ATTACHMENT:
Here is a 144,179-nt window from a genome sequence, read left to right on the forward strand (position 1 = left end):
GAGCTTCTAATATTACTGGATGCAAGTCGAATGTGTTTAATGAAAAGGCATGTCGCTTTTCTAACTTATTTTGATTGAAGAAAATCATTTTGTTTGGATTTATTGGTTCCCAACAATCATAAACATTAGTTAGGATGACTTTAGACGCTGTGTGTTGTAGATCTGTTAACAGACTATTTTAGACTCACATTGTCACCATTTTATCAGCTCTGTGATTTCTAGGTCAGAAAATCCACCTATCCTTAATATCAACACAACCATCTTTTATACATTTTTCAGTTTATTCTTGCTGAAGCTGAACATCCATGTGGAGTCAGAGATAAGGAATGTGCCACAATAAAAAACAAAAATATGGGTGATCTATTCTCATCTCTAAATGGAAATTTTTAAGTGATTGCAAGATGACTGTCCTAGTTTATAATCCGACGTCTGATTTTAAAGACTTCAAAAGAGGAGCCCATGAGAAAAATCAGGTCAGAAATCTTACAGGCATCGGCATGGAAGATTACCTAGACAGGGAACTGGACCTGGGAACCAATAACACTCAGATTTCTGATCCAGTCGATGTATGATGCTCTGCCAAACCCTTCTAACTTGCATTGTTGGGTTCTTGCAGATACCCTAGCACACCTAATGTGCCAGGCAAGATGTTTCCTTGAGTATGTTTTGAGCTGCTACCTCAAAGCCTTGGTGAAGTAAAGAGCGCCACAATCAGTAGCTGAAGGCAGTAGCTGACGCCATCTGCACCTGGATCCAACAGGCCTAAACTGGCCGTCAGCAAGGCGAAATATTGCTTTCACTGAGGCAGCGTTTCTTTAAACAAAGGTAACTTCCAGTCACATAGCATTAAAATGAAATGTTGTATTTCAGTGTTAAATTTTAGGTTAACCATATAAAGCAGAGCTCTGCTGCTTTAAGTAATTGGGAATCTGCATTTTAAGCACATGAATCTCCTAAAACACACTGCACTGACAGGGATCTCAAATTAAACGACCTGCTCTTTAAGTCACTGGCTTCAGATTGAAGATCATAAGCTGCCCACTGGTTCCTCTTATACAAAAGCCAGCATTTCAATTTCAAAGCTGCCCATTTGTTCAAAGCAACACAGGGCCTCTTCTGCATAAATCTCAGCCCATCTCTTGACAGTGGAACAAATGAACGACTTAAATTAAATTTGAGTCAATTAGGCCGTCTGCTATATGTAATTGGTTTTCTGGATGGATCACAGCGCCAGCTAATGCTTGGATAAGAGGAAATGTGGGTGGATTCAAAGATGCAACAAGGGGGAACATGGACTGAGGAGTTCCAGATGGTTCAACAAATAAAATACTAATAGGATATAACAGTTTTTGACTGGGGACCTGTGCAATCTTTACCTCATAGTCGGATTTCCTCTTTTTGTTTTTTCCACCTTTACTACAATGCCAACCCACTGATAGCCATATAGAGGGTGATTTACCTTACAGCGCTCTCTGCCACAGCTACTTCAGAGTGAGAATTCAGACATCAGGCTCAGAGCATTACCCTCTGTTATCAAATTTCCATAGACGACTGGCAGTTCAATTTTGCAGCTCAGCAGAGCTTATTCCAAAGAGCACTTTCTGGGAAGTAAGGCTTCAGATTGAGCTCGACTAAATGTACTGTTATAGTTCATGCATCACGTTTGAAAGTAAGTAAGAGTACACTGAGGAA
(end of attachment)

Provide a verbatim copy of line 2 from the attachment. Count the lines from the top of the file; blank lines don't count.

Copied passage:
GAGCTTCTAATATTACTGGATGCAAGTCGAATGTGTTTAATGAAAAGGCATGTCGCTTTTCTAACTTATTTTGATTGAAGAAAATCATTTTGTTTGGATTTATTGGTTCCCAACAATCATAAACATTAGTTAGGATGACTTTAGACGCTGTGTGTTGTAGATCTGTTAACAGACTATTTTAGACTCACATTGTCACCATTTTATCAGCTCTGTGATTTCTAGGTCAGAAAATCCACCTATCCTTAATATCAACACAACCATCTTTTATACATTTTTCAGTTTATTCTTGCTGAAGCTGAACATCCATGTGGAGTCAGAGATAAGGAATGTGCCACAATAAAAAACAAAAATATGGGTGATCTATTCTCATCTCTAAATGGAAATTTTTAAGTGATTGCAAGATGACTGTCCTAGTTTATAATCCGACGTCTGATTTTAAAGACTTCAAAAGAGGAGCCCATGAGAAAAATCAGGTCAGAAATCTTACAGGCATCGGCATGGAAGATTACCTAGACAGGGAACTGGACCTGGGAACCAATAACACTCAGATTTCTGATCCAGTCGATGTATGATGCTCTGCCAAACCCTTCTAACTTGCATTGTTGGGTTCTTGCAGATACCCTAGCACACCTAATGTGCCAGGCAAGATGTTTCCTTGAGTATGTTTTGAGCTGCTACCTCAAAGCCTTGGTGAAGTAAAGAGCGCCACAATCAGTAGCTGAAGGCAGTAGCTGACGCCATCTGCACCTGGATCCAACAGGCCTAAACTGGCCGTCAGCAAGGCGAAATATTGCTTTCACTGAGGCAGCGTTTCTTTAAACAAAGGTAACTTCCAGTCACATAGCATTAAAATGAAATGTTGTATTTCAGTGTTAAATTTTAGGTTAACCATATAAAGCAGAGCTCTGCTGCTTTAAGTAATTGGGAATCTGCATTTTAAGCACATGAATCTCCTAAAACACACTGCACTGACAGGGATCTCAAATTAAACGACCTGCTCTTTAAGTCACTGGCTTCAGATTGAAGATCATAAGCTGCCCACTGGTTCCTCTTATACAAAAGCCAGCATTTCAATTTCAAAGCTGCCCATTTGTTCAAAGCAACACAGGGCCTCTTCTGCATAAATCTCAGCCCATCTCTTGACAGTGGAACAAATGAACGACTTAAATTAAATTTGAGTCAATTAGGCCGTCTGCTATATGTAATTGGTTTTCTGGATGGATCACAGCGCCAGCTAATGCTTGGATAAGAGGAAATGTGGGTGGATTCAAAGATGCAACAAGGGGGAACATGGACTGAGGAGTTCCAGATGGTTCAACAAATAAAATACTAATAGGATATAACAGTTTTTGACTGGGGACCTGTGCAATCTTTACCTCATAGTCGGATTTCCTCTTTTTGTTTTTTCCACCTTTACTACAATGCCAACCCACTGATAGCCATATAGAGGGTGATTTACCTTACAGCGCTCTCTGCCACAGCTACTTCAGAGTGAGAATTCAGACATCAGGCTCAGAGCATTACCCTCTGTTATCAAATTTCCATAGACGACTGGCAGTTCAATTTTGCAGCTCAGCAGAGCTTATTCCAAAGAGCACTTTCTGGGAAGTAAGGCTTCAGATTGAGCTCGACTAAATGTACTGTTATAGTTCATGCATCACGTTTGAAAGTAAGTAAGAGTACACTGAGGAA